ENTs: Now’s the time to raise awareness about common ear conditions and injuries
Summer doesn’t technically end until September 22 this year, so there’s still plenty of time for warm-weather fun. However, that also means more opportunities for ear health issues, from swimmer’s ear to eardrum injuries. Misinformation persists about common ear ailments and treatments, and not enough patients understand the importance of proper ear protection and ear hygiene. ENTs: are you educating your patients on how to keep their ears healthy? These videos can help.
If a patient experiences an earache, an ear that’s painful to the touch, and/or a feeling that their ear is blocked, it could be swimmer’s ear (acute otitis externa). This is especially true if the patient spends a lot of time in the water—thus the name. This painful condition affecting the outer ear is caused by inflammation or infection when water gets trapped in the ear and bacteria grows. Notes the American Academy of Otolaryngology–Head and Neck Surgery (AAO-HNS), “Swimmer’s ear often affects children and teenagers, but can also affect those with eczema or excess earwax.”
This video gives patients a brief overview of the condition:
You may consider posting the video on your practice’s website or social media pages, or including it in an email newsletter. Let patients know that if left untreated, complications may include temporary hearing loss, recurring ear infections, and bone and cartilage damage if ear infections spread to the base of the skull, brain, or cranial nerves, according to AAO-HNS. “Diabetics and older adults are at higher risk for such dangerous complications.”
AAO-HNS offers these tips for patients:
- Keep ears dry and free from moisture. Consider wearing earplugs when swimming, and dry the ears with a hair dryer or towel afterwards.
- Do not use cotton swabs to remove earwax. They may remove the protective layer of earwax inside the ear and irritate the thin skin of the ear canal, creating an ideal environment for infection.
- Have your ears cleaned periodically by an otolaryngologist if you have itchy, flaky, or scaly ears, or extensive earwax
These are so common in children that by the age of five, nearly every child has experienced at least one ear infection (acute otitis media). Most parents know how painful ear infections can be for children. Adults can also get ear infections, however. Symptoms in adults may include ear pain, drainage of fluid from the ear, and diminished hearing, according to Mayo Clinic. Caused by a bacterial or viral infection in the middle ear, an ear infection often results from a cold, flu, or allergy that causes congestion and swelling of the nasal passages, throat, and eustachian tubes.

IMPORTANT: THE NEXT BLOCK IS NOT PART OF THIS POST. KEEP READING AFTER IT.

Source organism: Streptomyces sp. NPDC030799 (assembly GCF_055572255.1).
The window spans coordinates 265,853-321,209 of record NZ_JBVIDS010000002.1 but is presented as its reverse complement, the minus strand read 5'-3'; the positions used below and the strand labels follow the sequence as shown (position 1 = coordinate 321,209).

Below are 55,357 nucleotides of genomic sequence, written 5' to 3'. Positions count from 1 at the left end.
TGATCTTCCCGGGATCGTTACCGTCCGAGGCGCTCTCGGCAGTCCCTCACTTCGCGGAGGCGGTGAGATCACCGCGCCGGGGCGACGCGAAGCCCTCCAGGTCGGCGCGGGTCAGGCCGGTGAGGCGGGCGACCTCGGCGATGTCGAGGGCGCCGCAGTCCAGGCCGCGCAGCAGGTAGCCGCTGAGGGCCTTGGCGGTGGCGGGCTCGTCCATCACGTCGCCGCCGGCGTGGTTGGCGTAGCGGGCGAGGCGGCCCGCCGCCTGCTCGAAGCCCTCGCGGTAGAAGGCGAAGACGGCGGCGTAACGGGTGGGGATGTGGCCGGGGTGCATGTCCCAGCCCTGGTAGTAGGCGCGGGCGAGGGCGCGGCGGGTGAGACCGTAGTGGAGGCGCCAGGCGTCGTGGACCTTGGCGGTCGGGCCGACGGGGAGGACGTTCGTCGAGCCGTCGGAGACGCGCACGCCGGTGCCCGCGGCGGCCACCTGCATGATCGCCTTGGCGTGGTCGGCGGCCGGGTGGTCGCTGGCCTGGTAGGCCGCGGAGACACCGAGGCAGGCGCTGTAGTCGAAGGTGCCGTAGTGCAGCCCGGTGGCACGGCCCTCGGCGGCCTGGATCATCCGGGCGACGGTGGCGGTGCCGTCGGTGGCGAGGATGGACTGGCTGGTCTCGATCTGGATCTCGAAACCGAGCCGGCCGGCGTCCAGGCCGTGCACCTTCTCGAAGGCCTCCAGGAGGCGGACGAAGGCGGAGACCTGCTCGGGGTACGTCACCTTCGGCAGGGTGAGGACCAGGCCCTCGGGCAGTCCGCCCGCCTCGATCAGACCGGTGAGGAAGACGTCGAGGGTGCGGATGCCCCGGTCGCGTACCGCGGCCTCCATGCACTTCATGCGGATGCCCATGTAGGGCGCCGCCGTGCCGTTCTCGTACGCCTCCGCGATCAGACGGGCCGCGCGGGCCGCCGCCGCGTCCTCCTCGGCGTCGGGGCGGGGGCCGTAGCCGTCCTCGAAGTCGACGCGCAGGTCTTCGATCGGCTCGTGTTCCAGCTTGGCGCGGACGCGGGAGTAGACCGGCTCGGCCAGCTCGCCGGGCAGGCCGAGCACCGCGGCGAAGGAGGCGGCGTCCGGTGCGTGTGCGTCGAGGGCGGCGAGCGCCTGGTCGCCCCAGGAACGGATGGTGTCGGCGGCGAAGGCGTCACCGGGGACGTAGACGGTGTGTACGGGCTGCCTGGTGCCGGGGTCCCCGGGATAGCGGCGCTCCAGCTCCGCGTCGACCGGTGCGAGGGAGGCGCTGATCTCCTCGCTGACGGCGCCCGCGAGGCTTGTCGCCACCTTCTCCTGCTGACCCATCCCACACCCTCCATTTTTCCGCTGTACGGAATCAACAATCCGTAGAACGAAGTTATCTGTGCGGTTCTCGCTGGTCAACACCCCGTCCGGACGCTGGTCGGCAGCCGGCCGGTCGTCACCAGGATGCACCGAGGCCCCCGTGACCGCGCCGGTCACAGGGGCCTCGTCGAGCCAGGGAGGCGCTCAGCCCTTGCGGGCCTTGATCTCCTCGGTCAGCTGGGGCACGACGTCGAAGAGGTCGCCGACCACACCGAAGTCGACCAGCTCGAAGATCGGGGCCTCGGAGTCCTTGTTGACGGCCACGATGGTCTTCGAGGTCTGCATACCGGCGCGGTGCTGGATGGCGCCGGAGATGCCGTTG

While ear infections often clear up on their own, let patients know that it’s important to see a doctor to get an accurate diagnosis and proper treatment. In children, chronic ear infections can cause complications such as hearing loss, behavioral problems, and speech problems.
This video explains treatment options to patients:
Also let patients know that you won’t necessarily give them a prescription for antibiotics for every ear infection. Antibiotic resistance poses a real danger, so it’s important that these medicines are only used when necessary and effective, stated the U.K.-based National Institute for Health and Care Excellence (NICE) last year. “The evidence shows antibiotics are not needed by most children and young people with middle ear infections,” reported NICE. According to their guidelines, antibiotics should be considered in some cases, including when symptoms don’t improve after three days or when a burst eardrum leads to a discharge of fluid.
If any of your patients are scuba divers, they may be all too familiar with the pain and discomfort of barotrauma to the ear. After all, ear injuries resulting from pressure are the most common diving injury. ENTs know that a burst or ruptured eardrum (perforated tympanic membrane) can also be caused by a change in pressure from flying on an airplane or driving in the mountains, a very loud noise close to the ear (such as fireworks), or from inserting objects, including cotton swabs, into the ear.
This video shows patients exactly where the eardrum is and what a perforated eardrum looks like:
While a ruptured eardrum may heal within a few weeks without treatment, it’s important to let patients know that untreated eardrum injuries can cause hearing problems and lead to infection, pain, and ear drainage.
Explain that only a doctor can determine whether ear drops or antibiotics are necessary and the best course of treatment, and that if the eardrum does not heal within two months, an ENT may need to perform a myringoplasty to repair or patch the hole.
Patient education is key for eardrum injuries. Cleveland Clinic advises telling patients to:
- Keep the injured ear dry and to avoid swimming.
- Cover the ear during a bath or shower.
- When blowing your nose, do not be too forceful.
- Protect the ear from any contact with cold air.
For more information on patient education for your ENT practice, get in touch with us today!